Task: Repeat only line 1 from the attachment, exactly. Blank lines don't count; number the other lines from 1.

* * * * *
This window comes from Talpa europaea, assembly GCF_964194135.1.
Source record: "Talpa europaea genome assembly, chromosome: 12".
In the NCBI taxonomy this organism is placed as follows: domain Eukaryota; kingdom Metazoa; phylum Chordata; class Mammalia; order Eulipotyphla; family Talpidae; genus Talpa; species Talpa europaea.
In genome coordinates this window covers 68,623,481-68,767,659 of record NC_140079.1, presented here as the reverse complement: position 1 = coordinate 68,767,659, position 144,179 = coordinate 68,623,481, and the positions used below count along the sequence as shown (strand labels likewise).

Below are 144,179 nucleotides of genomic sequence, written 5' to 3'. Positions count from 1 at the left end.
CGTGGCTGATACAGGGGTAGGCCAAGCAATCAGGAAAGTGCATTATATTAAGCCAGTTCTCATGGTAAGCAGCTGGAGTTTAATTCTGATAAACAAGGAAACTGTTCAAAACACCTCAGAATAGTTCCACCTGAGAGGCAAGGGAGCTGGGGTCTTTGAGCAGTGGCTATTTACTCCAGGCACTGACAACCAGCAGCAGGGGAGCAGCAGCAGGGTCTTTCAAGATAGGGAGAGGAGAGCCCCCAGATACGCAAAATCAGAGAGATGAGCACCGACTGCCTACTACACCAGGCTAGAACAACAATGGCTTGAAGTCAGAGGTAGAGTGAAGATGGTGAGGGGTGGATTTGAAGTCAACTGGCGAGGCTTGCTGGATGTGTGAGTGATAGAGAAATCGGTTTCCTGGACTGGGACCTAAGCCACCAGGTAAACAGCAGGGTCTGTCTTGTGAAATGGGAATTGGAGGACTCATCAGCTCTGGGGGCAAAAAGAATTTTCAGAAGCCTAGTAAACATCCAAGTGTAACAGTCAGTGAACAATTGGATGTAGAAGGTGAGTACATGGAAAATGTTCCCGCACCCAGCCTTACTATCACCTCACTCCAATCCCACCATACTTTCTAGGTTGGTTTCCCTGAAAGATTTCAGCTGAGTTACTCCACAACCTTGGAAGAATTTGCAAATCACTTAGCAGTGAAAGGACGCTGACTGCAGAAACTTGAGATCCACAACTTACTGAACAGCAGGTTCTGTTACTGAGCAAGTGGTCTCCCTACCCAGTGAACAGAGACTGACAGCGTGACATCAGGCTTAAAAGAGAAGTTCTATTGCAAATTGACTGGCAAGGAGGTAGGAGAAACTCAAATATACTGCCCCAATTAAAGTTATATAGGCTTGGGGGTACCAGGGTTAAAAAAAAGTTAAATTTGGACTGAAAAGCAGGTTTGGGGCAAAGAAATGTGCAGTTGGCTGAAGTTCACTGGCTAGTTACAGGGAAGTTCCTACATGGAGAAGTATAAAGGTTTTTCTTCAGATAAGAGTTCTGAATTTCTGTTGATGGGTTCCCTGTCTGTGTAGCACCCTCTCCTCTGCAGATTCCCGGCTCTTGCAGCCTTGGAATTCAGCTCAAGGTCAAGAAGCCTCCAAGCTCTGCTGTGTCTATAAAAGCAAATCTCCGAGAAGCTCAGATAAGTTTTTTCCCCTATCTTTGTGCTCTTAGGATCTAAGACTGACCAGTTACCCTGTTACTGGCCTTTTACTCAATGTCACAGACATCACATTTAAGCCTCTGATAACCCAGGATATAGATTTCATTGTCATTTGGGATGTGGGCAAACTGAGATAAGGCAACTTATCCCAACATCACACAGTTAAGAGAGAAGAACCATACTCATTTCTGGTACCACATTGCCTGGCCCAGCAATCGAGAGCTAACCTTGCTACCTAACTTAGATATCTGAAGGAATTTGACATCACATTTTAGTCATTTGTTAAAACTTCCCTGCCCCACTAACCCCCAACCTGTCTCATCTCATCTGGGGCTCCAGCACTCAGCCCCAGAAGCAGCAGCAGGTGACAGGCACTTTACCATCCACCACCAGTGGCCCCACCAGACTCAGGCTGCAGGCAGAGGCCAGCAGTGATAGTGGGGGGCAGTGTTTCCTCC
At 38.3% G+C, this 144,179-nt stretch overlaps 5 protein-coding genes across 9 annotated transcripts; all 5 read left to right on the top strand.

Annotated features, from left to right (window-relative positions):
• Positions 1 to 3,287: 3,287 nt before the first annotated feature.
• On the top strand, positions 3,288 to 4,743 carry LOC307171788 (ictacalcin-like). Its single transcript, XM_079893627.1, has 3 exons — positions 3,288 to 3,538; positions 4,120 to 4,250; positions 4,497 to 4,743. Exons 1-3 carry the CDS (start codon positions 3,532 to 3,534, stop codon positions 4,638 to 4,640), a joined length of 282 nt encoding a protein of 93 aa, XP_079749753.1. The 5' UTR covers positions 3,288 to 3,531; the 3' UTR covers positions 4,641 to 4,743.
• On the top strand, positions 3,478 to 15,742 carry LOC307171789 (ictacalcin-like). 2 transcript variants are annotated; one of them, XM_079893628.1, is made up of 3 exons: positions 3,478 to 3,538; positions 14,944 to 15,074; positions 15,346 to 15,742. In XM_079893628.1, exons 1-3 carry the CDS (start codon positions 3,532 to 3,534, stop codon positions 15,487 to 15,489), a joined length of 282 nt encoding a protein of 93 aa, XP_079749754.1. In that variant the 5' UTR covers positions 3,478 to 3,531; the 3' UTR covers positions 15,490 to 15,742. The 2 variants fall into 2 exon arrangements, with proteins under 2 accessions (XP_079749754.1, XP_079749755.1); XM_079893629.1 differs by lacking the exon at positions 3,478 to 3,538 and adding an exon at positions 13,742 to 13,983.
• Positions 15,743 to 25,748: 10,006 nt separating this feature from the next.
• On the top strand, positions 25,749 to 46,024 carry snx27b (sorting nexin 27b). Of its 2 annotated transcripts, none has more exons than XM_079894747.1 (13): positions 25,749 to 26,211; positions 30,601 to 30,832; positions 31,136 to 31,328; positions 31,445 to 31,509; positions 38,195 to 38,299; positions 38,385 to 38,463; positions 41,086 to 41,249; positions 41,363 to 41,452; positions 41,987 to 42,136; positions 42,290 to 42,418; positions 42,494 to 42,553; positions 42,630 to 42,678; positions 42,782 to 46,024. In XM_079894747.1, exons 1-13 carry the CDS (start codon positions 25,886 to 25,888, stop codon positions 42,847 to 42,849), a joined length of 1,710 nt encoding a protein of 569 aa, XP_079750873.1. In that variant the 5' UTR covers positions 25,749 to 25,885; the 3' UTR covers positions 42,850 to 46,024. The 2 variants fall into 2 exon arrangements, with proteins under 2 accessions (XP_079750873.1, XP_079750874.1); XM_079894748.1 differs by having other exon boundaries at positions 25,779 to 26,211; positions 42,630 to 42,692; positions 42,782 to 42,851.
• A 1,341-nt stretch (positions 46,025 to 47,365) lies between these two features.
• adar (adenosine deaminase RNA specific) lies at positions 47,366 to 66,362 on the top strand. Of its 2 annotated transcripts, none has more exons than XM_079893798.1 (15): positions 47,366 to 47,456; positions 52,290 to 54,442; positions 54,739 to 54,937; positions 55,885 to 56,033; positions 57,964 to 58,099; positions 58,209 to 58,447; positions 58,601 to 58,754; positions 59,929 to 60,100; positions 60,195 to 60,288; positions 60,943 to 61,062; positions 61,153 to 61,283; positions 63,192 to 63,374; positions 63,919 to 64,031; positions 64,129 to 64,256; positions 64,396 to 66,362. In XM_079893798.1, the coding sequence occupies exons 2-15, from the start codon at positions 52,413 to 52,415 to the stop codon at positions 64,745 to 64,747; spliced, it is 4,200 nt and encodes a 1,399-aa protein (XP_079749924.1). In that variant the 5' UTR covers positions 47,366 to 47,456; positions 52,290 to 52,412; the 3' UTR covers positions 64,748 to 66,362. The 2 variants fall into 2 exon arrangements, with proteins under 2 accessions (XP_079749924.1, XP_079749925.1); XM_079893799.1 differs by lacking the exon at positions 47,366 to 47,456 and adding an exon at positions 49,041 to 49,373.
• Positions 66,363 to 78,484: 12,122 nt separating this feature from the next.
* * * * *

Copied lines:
This window comes from Talpa europaea, assembly GCF_964194135.1.